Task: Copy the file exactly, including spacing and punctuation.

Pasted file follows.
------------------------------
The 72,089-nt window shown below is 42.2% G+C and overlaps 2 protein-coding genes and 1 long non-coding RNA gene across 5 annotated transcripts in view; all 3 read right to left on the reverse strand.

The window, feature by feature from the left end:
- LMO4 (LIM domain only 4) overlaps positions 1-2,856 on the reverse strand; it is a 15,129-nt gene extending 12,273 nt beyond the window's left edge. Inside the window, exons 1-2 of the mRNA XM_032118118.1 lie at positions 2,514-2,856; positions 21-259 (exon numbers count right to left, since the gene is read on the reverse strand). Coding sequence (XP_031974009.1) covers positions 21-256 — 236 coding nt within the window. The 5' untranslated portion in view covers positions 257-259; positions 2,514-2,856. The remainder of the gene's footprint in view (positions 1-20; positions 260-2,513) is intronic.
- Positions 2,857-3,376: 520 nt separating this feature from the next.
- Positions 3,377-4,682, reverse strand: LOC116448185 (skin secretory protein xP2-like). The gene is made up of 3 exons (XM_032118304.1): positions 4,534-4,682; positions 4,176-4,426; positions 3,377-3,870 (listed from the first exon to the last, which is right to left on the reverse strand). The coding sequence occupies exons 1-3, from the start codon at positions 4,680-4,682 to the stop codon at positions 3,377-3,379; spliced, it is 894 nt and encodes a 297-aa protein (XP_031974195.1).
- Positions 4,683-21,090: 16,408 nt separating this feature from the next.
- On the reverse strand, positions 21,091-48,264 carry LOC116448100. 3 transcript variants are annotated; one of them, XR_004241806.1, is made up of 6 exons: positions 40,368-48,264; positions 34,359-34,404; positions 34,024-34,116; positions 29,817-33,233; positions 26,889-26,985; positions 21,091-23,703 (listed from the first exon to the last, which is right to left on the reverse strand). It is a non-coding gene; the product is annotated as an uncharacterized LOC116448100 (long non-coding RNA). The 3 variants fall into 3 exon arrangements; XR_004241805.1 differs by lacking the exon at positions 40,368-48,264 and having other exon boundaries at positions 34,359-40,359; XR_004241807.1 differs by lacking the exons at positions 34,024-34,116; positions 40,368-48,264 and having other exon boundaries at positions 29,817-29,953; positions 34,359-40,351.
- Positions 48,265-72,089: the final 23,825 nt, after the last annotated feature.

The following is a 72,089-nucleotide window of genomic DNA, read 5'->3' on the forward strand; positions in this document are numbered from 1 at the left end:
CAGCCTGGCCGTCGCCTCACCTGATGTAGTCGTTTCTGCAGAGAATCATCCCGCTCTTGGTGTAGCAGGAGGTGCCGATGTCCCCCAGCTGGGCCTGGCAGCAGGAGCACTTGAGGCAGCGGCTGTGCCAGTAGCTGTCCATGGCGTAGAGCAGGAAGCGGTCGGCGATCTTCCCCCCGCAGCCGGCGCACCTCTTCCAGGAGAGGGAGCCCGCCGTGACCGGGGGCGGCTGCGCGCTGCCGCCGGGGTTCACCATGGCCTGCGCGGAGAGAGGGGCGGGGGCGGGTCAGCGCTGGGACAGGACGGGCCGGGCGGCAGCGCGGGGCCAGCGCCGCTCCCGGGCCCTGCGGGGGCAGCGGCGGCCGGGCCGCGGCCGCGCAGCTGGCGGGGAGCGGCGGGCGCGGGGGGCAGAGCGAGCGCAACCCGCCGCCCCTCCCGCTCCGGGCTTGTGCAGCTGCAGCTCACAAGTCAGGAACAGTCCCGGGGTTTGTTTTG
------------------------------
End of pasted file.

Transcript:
The 72,089-nt window shown below is 42.2% G+C and overlaps 2 protein-coding genes and 1 long non-coding RNA gene across 5 annotated transcripts in view; all 3 read right to left on the reverse strand.

The window, feature by feature from the left end:
- LMO4 (LIM domain only 4) overlaps positions 1-2,856 on the reverse strand; it is a 15,129-nt gene extending 12,273 nt beyond the window's left edge. Inside the window, exons 1-2 of the mRNA XM_032118118.1 lie at positions 2,514-2,856; positions 21-259 (exon numbers count right to left, since the gene is read on the reverse strand). Coding sequence (XP_031974009.1) covers positions 21-256 — 236 coding nt within the window. The 5' untranslated portion in view covers positions 257-259; positions 2,514-2,856. The remainder of the gene's footprint in view (positions 1-20; positions 260-2,513) is intronic.
- Positions 2,857-3,376: 520 nt separating this feature from the next.
- Positions 3,377-4,682, reverse strand: LOC116448185 (skin secretory protein xP2-like). The gene is made up of 3 exons (XM_032118304.1): positions 4,534-4,682; positions 4,176-4,426; positions 3,377-3,870 (listed from the first exon to the last, which is right to left on the reverse strand). The coding sequence occupies exons 1-3, from the start codon at positions 4,680-4,682 to the stop codon at positions 3,377-3,379; spliced, it is 894 nt and encodes a 297-aa protein (XP_031974195.1).
- Positions 4,683-21,090: 16,408 nt separating this feature from the next.
- On the reverse strand, positions 21,091-48,264 carry LOC116448100. 3 transcript variants are annotated; one of them, XR_004241806.1, is made up of 6 exons: positions 40,368-48,264; positions 34,359-34,404; positions 34,024-34,116; positions 29,817-33,233; positions 26,889-26,985; positions 21,091-23,703 (listed from the first exon to the last, which is right to left on the reverse strand). It is a non-coding gene; the product is annotated as an uncharacterized LOC116448100 (long non-coding RNA). The 3 variants fall into 3 exon arrangements; XR_004241805.1 differs by lacking the exon at positions 40,368-48,264 and having other exon boundaries at positions 34,359-40,359; XR_004241807.1 differs by lacking the exons at positions 34,024-34,116; positions 40,368-48,264 and having other exon boundaries at positions 29,817-29,953; positions 34,359-40,351.
- Positions 48,265-72,089: the final 23,825 nt, after the last annotated feature.

The following is a 72,089-nucleotide window of genomic DNA, read 5'->3' on the forward strand; positions in this document are numbered from 1 at the left end:
CAGCCTGGCCGTCGCCTCACCTGATGTAGTCGTTTCTGCAGAGAATCATCCCGCTCTTGGTGTAGCAGGAGGTGCCGATGTCCCCCAGCTGGGCCTGGCAGCAGGAGCACTTGAGGCAGCGGCTGTGCCAGTAGCTGTCCATGGCGTAGAGCAGGAAGCGGTCGGCGATCTTCCCCCCGCAGCCGGCGCACCTCTTCCAGGAGAGGGAGCCCGCCGTGACCGGGGGCGGCTGCGCGCTGCCGCCGGGGTTCACCATGGCCTGCGCGGAGAGAGGGGCGGGGGCGGGTCAGCGCTGGGACAGGACGGGCCGGGCGGCAGCGCGGGGCCAGCGCCGCTCCCGGGCCCTGCGGGGGCAGCGGCGGCCGGGCCGCGGCCGCGCAGCTGGCGGGGAGCGGCGGGCGCGGGGGGCAGAGCGAGCGCAACCCGCCGCCCCTCCCGCTCCGGGCTTGTGCAGCTGCAGCTCACAAGTCAGGAACAGTCCCGGGGTTTGTTTTG